Tokyo, August 2: Simone Biles is set to make her long-awaited return in the Tokyo Olympics after being named on the starting list for Tuesday's balance beam final.
The United States star withdrew from the other four individual events for which she had qualified after pulling out of the women's team competition after just one rotation.
Biles, who won four gold medals at the Games in Rio de Janeiro in 2016, cited a need to focus on her mental health as she chose not to contest the individual all-round, vault, uneven bars and floor exercise finals.
USA Gymnastics said in a statement on Sunday: "Simone has withdrawn from the event final for floor and will make a decision on beam later this week. Either way, we're all behind you, Simone."
However, the team announced via Twitter on Monday: "We are so excited to confirm that you will see two U.S. athletes in the balance beam final tomorrow - Suni Lee AND Simone Biles!! Can’t wait to watch you both!"
We are so excited to confirm that you will see two U.S. athletes in the balance beam final tomorrow - Suni Lee AND Simone Biles!! Can’t wait to watch you both!— USA Gymnastics (@USAGym) August 2, 2021
Speaking last week via Instagram, Biles explained her mind and body were "simply not in sync" as she struggled with a mental block over her technique.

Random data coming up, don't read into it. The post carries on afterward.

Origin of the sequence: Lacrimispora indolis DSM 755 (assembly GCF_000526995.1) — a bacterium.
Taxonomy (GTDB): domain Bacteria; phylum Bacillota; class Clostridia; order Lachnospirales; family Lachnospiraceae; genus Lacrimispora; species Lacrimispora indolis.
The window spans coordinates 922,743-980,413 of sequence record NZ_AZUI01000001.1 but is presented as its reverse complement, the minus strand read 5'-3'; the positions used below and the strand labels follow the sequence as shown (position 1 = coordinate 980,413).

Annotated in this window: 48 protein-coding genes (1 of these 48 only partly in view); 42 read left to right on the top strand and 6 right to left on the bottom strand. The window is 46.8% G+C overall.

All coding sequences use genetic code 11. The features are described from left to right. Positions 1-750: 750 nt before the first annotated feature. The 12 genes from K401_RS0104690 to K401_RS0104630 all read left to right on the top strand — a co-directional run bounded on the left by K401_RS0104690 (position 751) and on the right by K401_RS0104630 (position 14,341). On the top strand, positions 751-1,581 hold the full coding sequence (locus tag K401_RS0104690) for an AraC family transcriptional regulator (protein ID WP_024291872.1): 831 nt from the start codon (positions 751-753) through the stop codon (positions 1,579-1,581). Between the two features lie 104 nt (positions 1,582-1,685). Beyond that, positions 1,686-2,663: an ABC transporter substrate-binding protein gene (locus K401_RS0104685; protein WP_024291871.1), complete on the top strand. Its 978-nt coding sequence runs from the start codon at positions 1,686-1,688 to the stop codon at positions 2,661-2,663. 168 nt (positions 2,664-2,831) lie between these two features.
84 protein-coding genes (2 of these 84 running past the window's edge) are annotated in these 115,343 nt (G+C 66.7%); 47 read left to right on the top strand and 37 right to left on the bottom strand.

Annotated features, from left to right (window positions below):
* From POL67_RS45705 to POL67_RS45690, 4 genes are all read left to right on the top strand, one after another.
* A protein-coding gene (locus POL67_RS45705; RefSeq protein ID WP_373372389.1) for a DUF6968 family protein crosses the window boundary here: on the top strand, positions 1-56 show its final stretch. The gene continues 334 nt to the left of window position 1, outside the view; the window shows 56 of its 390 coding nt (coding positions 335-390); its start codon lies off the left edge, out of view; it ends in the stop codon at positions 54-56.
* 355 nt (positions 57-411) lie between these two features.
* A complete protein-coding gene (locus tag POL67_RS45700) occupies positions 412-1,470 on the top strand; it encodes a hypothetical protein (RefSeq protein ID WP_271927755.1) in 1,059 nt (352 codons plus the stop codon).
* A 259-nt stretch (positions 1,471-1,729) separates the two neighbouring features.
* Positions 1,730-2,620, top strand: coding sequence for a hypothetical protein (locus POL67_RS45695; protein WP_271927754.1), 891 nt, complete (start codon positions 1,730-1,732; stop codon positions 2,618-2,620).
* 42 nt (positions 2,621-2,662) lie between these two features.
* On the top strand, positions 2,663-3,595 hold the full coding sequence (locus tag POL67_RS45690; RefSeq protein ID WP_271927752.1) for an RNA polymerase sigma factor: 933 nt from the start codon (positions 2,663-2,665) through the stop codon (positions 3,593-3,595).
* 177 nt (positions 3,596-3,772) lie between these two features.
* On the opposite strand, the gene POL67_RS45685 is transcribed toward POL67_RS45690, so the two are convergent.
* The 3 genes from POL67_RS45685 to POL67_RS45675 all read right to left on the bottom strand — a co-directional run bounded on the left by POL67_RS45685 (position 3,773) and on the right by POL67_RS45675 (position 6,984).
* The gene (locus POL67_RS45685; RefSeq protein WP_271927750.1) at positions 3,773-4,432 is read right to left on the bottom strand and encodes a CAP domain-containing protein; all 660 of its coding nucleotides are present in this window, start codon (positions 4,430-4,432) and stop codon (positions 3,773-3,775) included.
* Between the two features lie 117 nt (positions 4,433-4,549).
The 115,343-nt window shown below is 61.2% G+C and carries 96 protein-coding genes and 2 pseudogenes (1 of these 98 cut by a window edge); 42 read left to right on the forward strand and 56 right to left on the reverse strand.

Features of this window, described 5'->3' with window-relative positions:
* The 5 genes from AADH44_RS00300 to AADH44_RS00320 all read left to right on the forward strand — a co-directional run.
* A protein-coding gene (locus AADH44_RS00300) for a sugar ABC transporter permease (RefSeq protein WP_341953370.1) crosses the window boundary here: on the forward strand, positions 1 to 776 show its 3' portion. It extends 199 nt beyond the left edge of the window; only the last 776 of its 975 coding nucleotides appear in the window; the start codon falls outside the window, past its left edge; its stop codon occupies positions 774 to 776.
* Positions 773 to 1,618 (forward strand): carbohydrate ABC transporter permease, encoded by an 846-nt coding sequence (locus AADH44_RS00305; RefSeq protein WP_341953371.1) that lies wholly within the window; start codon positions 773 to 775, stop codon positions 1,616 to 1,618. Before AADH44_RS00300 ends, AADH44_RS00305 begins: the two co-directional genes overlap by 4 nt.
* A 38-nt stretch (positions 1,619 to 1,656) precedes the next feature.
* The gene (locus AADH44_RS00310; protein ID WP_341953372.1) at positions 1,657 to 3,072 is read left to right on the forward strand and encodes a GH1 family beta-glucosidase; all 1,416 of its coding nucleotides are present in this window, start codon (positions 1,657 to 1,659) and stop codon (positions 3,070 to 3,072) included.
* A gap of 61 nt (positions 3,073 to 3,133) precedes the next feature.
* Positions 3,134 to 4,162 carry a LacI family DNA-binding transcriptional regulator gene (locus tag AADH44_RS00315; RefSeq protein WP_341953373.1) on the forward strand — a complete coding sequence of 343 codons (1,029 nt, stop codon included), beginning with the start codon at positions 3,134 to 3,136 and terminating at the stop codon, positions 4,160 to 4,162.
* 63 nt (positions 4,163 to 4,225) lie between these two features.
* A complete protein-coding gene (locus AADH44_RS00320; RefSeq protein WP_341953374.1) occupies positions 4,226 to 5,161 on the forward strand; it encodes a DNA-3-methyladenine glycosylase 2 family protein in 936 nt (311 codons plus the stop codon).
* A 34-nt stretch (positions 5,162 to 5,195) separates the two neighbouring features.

"For anyone saying I quit, I didn't quit, my mind and body are simply not in sync as you can see here," Biles wrote on her story. "I don't think you realise how dangerous this is on a hard/competition surface. Nor do I have to explain why I put health first. Physical health is mental health.
"It's honestly petrifying trying to do a skill but not having your mind [and] body in sync.
"Literally cannot tell up from down. It's the craziest feeling ever, not having an inch of control over your body."
Jeff Henderson, who won long jump gold for the USA in Rio, praised Biles for speaking openly about her difficulties.
"Almost every athlete [has these problems]. They just don’t speak on it," Henderson told Stats Perform.
"Every athlete goes through a mental breakdown or [has to] figure out their brain, what to do, over-thinking - that’s every athlete.
"I think it should be awareness for every athlete to have that issue because it's a huge thing to be protective of. If you're not protective of your mental [state], you're not going to do anything physical.
"There's nothing wrong with that. Any athlete would say take your time, relax, get your mental right come back when you're going to be ready. Every athlete would say that."